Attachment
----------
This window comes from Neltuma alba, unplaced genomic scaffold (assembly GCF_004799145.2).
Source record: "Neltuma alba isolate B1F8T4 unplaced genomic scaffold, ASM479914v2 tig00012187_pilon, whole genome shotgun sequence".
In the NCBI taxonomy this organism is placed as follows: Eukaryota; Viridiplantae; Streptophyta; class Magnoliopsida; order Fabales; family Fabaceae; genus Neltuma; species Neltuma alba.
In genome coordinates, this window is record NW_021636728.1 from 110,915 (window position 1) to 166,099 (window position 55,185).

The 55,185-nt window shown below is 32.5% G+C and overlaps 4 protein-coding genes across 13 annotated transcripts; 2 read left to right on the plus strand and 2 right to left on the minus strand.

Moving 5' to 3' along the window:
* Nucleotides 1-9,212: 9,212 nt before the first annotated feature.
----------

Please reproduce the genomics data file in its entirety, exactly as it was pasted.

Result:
This window comes from Neltuma alba, unplaced genomic scaffold (assembly GCF_004799145.2).
Source record: "Neltuma alba isolate B1F8T4 unplaced genomic scaffold, ASM479914v2 tig00012187_pilon, whole genome shotgun sequence".
In the NCBI taxonomy this organism is placed as follows: Eukaryota; Viridiplantae; Streptophyta; class Magnoliopsida; order Fabales; family Fabaceae; genus Neltuma; species Neltuma alba.
In genome coordinates, this window is record NW_021636728.1 from 110,915 (window position 1) to 166,099 (window position 55,185).

The 55,185-nt window shown below is 32.5% G+C and overlaps 4 protein-coding genes across 13 annotated transcripts; 2 read left to right on the plus strand and 2 right to left on the minus strand.

Moving 5' to 3' along the window:
* Nucleotides 1-9,212: 9,212 nt before the first annotated feature.